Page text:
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Fertility in the UK affected by lifestyle

Dr. Kirsty Horsey

Progress Educational Trust

05 September 2005

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[BioNews, London]

A survey undertaken in the UK suggests that major reasons why couples fail to achieve pregnancy are their lifestyle, and the increased age at which people tend to have children. The survey, conducted by Pregnancy and Birth magazine, found that many people do not take enough care of themselves and so are not in a peak physical condition to conceive. In the UK it is estimated that one in seven couples will experience fertility problems.



The magazine asked 2000 women in the UK - most of whom were either already pregnant or trying to conceive - how they prepared for pregnancy. Only 44 per cent said that they tried to follow a healthy diet and a third were overweight. Sixty-eight per cent said that they continued to drink alcohol, with 20 per cent saying that they drank 'far too much'. In relation to smoking, 49 per cent of the women said they had been smokers, but only 26 per cent of these said they gave up. Similar results applied to their male partners. Thirty per cent of couples reported the use of recreational drugs, while 41 per cent of women, and 37 per cent of men, took regular exercise.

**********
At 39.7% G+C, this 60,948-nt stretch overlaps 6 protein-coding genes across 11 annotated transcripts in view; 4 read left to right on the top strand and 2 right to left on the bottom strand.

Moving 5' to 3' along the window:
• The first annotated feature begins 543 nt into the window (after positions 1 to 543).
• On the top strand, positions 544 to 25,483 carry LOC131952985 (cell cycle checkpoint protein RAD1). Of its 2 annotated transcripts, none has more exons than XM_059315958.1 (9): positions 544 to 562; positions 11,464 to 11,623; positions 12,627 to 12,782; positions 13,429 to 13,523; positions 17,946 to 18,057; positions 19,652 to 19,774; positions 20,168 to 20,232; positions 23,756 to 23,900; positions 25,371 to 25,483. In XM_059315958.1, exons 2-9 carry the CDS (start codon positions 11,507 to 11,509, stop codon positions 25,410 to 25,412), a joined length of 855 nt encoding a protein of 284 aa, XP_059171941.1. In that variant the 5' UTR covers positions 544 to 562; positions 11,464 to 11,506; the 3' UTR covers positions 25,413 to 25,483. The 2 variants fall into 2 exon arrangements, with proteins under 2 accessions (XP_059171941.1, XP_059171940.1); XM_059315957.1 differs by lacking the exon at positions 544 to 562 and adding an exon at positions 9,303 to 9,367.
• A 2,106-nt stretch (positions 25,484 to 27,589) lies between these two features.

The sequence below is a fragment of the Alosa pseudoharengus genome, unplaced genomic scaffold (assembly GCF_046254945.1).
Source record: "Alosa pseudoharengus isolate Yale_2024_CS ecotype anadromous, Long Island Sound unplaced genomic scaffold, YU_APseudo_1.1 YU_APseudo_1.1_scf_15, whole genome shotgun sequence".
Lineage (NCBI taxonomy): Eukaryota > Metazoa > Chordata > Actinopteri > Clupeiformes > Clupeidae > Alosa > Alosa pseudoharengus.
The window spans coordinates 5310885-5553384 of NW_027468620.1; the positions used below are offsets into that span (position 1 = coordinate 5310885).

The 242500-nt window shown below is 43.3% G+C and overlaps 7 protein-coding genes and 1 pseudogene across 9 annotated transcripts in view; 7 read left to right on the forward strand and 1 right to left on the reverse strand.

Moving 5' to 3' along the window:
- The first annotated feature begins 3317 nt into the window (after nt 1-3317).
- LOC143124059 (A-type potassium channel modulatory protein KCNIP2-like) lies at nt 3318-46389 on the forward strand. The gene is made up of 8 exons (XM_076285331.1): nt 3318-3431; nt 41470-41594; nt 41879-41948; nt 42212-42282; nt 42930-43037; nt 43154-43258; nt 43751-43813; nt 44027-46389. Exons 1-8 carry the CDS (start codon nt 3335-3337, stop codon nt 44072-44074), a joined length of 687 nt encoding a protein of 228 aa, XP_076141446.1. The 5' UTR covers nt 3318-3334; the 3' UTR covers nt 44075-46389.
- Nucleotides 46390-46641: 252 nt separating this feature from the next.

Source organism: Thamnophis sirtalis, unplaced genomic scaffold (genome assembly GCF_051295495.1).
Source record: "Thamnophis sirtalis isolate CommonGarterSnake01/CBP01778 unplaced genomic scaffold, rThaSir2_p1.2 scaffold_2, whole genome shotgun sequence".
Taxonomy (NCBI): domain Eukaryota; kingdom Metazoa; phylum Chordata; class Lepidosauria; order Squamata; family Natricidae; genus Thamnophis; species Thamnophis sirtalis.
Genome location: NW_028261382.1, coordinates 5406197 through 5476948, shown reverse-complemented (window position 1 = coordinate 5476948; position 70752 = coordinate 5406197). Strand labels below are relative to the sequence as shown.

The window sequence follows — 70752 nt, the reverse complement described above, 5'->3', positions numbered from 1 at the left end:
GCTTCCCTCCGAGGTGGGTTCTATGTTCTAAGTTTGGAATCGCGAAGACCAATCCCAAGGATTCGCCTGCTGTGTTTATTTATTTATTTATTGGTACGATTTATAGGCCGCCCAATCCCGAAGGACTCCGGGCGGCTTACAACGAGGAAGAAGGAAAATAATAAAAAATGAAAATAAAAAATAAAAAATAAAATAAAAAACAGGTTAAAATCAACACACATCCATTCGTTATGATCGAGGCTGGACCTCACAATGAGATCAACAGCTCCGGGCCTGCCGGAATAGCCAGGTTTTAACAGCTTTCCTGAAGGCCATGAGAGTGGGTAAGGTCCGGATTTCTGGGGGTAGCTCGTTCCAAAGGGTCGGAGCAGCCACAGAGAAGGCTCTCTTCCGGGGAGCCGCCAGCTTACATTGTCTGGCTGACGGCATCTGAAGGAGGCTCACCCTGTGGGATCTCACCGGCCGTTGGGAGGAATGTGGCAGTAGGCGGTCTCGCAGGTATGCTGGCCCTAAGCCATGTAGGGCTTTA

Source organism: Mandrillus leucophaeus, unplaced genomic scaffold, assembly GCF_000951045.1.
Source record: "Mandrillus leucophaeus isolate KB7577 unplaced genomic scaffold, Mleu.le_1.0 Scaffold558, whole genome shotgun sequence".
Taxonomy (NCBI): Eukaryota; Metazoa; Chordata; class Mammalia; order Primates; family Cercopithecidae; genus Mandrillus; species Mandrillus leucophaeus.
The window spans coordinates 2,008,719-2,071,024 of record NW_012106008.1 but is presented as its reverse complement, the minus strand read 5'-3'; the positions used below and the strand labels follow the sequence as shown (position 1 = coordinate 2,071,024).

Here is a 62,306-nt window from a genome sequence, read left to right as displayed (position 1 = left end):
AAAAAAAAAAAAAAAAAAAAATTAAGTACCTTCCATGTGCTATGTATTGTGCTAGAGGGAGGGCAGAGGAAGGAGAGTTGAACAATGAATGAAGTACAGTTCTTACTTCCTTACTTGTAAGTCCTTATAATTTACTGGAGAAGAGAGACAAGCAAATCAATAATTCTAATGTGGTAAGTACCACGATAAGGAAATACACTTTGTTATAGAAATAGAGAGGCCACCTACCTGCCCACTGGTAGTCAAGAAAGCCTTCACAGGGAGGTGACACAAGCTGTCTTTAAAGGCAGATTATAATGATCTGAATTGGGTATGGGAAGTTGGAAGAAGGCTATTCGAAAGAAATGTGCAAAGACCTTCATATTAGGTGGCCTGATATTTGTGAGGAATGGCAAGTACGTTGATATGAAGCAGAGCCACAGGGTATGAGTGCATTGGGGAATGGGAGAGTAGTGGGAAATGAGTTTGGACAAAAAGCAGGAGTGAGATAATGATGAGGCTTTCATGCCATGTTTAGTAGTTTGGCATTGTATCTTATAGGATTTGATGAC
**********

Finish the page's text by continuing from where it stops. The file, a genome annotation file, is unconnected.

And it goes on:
The responses to the survey also showed that the majority believe that women are leaving it too late to start having children, with the 'ideal' age coming through as 26. But many of the women surveyed gave their reasons for delaying motherhood, including not being ready, not having the right partner, saving for a house, or wanting to establish their careers. Many of the women surveyed said that it had never crossed their minds that they might have trouble conceiving when the time came.



Sarah Hart, the magazine's editor, said that 'women spend much of their young life trying not to fall pregnant and it simply doesn't occur to them that they may not be able to conceive'. She added that the survey results show that 'people need to realise that the way they live has a direct effect on their fertility'.



http://www.BioNews.org.uk
© Copyright Progress Educational Trust

Reproduced with permission from BioNews, an email and online sources of news, information and comment on assisted reproduction and genetics.

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Date Added: 05 September 2005   Date Updated: 05 September 2005
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